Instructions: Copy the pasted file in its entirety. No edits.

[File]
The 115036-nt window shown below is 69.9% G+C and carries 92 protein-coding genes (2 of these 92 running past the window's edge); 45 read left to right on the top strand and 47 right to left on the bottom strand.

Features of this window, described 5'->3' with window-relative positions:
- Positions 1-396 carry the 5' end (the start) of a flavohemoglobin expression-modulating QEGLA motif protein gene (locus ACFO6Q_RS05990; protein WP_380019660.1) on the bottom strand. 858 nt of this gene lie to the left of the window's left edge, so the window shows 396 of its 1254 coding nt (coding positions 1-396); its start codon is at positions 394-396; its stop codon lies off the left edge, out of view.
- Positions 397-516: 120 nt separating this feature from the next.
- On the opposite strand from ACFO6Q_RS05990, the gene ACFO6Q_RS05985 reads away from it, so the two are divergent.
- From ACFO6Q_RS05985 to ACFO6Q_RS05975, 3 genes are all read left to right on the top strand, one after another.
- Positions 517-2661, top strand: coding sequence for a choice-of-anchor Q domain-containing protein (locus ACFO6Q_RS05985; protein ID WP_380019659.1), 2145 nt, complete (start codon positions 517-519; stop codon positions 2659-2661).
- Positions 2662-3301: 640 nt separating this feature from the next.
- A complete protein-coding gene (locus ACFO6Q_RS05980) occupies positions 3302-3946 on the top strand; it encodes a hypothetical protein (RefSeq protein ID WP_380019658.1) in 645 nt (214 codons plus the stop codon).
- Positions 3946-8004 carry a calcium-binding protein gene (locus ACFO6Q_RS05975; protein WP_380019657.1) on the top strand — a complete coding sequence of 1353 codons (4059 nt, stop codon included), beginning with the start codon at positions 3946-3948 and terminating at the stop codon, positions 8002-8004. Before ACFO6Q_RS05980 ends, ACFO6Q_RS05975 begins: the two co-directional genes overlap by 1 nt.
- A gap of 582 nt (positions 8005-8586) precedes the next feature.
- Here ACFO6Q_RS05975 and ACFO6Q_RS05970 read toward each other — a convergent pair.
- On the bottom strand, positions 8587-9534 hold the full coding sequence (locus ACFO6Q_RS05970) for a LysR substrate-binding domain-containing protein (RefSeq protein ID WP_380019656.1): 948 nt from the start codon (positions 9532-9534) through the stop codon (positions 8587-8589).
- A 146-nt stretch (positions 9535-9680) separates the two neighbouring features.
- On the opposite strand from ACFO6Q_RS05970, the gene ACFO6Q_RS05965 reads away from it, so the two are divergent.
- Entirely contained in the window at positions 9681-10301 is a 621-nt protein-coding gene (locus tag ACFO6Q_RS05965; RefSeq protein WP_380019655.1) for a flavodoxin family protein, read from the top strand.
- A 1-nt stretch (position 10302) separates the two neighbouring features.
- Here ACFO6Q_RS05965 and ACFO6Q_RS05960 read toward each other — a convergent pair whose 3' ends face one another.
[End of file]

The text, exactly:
The 115036-nt window shown below is 69.9% G+C and carries 92 protein-coding genes (2 of these 92 running past the window's edge); 45 read left to right on the top strand and 47 right to left on the bottom strand.

Features of this window, described 5'->3' with window-relative positions:
- Positions 1-396 carry the 5' end (the start) of a flavohemoglobin expression-modulating QEGLA motif protein gene (locus ACFO6Q_RS05990; protein WP_380019660.1) on the bottom strand. 858 nt of this gene lie to the left of the window's left edge, so the window shows 396 of its 1254 coding nt (coding positions 1-396); its start codon is at positions 394-396; its stop codon lies off the left edge, out of view.
- Positions 397-516: 120 nt separating this feature from the next.
- On the opposite strand from ACFO6Q_RS05990, the gene ACFO6Q_RS05985 reads away from it, so the two are divergent.
- From ACFO6Q_RS05985 to ACFO6Q_RS05975, 3 genes are all read left to right on the top strand, one after another.
- Positions 517-2661, top strand: coding sequence for a choice-of-anchor Q domain-containing protein (locus ACFO6Q_RS05985; protein ID WP_380019659.1), 2145 nt, complete (start codon positions 517-519; stop codon positions 2659-2661).
- Positions 2662-3301: 640 nt separating this feature from the next.
- A complete protein-coding gene (locus ACFO6Q_RS05980) occupies positions 3302-3946 on the top strand; it encodes a hypothetical protein (RefSeq protein ID WP_380019658.1) in 645 nt (214 codons plus the stop codon).
- Positions 3946-8004 carry a calcium-binding protein gene (locus ACFO6Q_RS05975; protein WP_380019657.1) on the top strand — a complete coding sequence of 1353 codons (4059 nt, stop codon included), beginning with the start codon at positions 3946-3948 and terminating at the stop codon, positions 8002-8004. Before ACFO6Q_RS05980 ends, ACFO6Q_RS05975 begins: the two co-directional genes overlap by 1 nt.
- A gap of 582 nt (positions 8005-8586) precedes the next feature.
- Here ACFO6Q_RS05975 and ACFO6Q_RS05970 read toward each other — a convergent pair.
- On the bottom strand, positions 8587-9534 hold the full coding sequence (locus ACFO6Q_RS05970) for a LysR substrate-binding domain-containing protein (RefSeq protein ID WP_380019656.1): 948 nt from the start codon (positions 9532-9534) through the stop codon (positions 8587-8589).
- A 146-nt stretch (positions 9535-9680) separates the two neighbouring features.
- On the opposite strand from ACFO6Q_RS05970, the gene ACFO6Q_RS05965 reads away from it, so the two are divergent.
- Entirely contained in the window at positions 9681-10301 is a 621-nt protein-coding gene (locus tag ACFO6Q_RS05965; RefSeq protein WP_380019655.1) for a flavodoxin family protein, read from the top strand.
- A 1-nt stretch (position 10302) separates the two neighbouring features.
- Here ACFO6Q_RS05965 and ACFO6Q_RS05960 read toward each other — a convergent pair whose 3' ends face one another.